Having it integrated into the application is convenient and great from a training perspective. However, when I read that as a software developer, I'm immediately wondering if it will be problematic to use my standard suite of external development tools. Can I use my preferred IDE? How can I integrate automated testing? Version control? If you're a one man band that is only programming fairly simple macros, these may not be an issue. But as the complexity of development and the size of your dev team increases, the importance of these other tools grows exponentially.
 

goooose

Hot Rolled
Joined
Nov 14, 2007
Location
canada
Interesting reply because it illuminates the advantages of an integrated macro solution while also revealing some downsides.

How much longer will Esprit build macro functionality on an "officially" dead language until the technical debt becomes too much and something's gotta give?

Having it integrated into the application is convenient and great from a training perspective. However, when I read that as a software developer, I'm immediately wondering if it will be problematic to use my standard suite of external development tools.

Ya, I don't think VBA is in Esprit TNG. I don't think its an option for new software. Esprit 20xx doesn't seem to be going away nor do I think they would remove the VBA from it. Does automating Esprit 20xx make sense now? Tough question that ties into my next reply. (I still think yes)

How many machine shops have the budget for a dedicated software developer? How many machine shops would use VBA style 'macros' if the software included it? (specifically looking at those who do not have a dedicated software developer). Sure, the software developer will be able to do more but most CAM programmers do not even know what Visual Studio is let alone how to use it or connect it to their CAM software.

I guess my point is CAM software needs an easier automation interface like VBA so more automation can be done by the people using the software. VBA in Esprit nails this...and it can still be used with Visual Studio or whatever other IDE you prefer for that extra bit of power.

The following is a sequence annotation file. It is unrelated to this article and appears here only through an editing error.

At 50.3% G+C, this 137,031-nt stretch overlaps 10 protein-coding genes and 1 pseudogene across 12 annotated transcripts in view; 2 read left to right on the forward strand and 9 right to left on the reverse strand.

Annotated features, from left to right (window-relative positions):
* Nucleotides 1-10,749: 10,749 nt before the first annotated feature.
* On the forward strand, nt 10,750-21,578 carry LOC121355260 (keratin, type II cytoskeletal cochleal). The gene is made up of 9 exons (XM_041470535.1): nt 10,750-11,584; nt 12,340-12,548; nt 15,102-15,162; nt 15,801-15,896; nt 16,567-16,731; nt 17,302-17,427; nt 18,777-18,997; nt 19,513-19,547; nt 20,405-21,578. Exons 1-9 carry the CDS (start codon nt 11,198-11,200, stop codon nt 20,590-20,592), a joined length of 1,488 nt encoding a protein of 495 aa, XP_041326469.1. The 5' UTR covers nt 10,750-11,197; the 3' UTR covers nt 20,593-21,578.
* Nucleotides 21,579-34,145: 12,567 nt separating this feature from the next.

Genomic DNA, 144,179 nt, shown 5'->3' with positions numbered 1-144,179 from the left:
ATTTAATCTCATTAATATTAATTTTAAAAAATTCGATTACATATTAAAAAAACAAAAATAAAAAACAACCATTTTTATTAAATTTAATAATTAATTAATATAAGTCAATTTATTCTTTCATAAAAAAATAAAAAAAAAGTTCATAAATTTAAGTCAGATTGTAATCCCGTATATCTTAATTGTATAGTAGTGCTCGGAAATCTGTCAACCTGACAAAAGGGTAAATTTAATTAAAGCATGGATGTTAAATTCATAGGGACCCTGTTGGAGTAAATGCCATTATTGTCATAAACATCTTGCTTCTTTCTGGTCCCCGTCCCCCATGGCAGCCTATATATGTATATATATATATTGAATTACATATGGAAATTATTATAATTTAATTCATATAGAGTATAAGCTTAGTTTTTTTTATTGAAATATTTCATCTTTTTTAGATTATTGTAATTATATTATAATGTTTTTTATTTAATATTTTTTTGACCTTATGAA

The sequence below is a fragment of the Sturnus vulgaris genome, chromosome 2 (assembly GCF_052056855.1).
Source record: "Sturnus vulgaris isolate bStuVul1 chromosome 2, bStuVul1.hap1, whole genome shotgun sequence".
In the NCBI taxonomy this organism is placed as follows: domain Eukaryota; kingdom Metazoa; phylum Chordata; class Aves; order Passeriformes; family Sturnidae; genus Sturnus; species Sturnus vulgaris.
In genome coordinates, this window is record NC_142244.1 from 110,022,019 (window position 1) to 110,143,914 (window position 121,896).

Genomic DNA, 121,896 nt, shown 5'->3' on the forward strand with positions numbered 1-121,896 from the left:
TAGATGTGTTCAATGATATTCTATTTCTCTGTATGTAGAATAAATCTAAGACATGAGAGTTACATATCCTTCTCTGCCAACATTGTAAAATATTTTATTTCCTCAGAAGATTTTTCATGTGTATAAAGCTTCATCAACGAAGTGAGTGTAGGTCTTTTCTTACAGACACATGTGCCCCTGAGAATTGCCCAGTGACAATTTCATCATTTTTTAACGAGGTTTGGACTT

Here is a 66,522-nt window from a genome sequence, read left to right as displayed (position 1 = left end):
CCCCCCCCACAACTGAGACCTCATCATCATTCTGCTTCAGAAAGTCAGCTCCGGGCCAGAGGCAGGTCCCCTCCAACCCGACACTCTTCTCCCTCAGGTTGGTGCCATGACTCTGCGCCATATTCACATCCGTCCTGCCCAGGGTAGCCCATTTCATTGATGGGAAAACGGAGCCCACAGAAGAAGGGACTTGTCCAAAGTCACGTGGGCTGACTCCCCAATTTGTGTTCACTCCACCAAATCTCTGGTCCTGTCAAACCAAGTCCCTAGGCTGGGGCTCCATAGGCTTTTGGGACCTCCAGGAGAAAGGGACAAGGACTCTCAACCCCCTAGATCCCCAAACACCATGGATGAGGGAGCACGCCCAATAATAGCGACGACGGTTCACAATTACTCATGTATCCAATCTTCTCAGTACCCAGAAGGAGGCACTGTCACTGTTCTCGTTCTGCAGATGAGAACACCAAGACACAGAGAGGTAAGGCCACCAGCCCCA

boosted

Stainless
Joined
Jan 4, 2014
Location
Portland, OR
Esprit TNG definitely has an API. IIRC it uses simple "VBA like" programming. It's been many years though - I can't say for certain. I do seem to recall that it was missing a bunch of functionality from the legacy software and it didn't have the amazingly thorough documentation that sets 20xx apart. But again, that data is many years old now, so take it with a grain of salt.

But back where I wanted to start - are we positive that Esprit 20XX is here to stay? Support for it several years ago was hit-and-miss, because so many resources were being dumped into TNG. What's Hexagon's plan there? My point is not to bash Esprit so much as to say that it seems crazy to choose this time to attach yourself to their legacy product.
 

carbonbl

Cast Iron
Joined
Apr 15, 2016
...

I guess my point is CAM software needs an easier automation interface like VBA so more automation can be done by the people using the software. VBA in Esprit nails this...and it can still be used with Visual Studio or whatever other IDE you prefer for that extra bit of power.

When discussing ease of use, I think it's worth mentioning that there are a huge amount of younger people coming into the labor force who have had some exposure to Python as it seems to be one of the most popular choices in HS/College programming education. I'm not even talking about CS grads, just folks who have had to take one or two 100-level STEM courses. You really can't say that about VBA. I would wager that in most labor markets, your pool of (non-software developer) hires includes a significantly larger number of people familiar with Python than VBA (or any flavor of G Code, even). And that proportion is bound to grow, while the proportion of VBA-savvy folks will shrink. If your CAM programmer is already familiar with writing Python, that's a huge plus in my book and doesn't require a separate software dev hire, which I agree is out of the reach of most machine shops.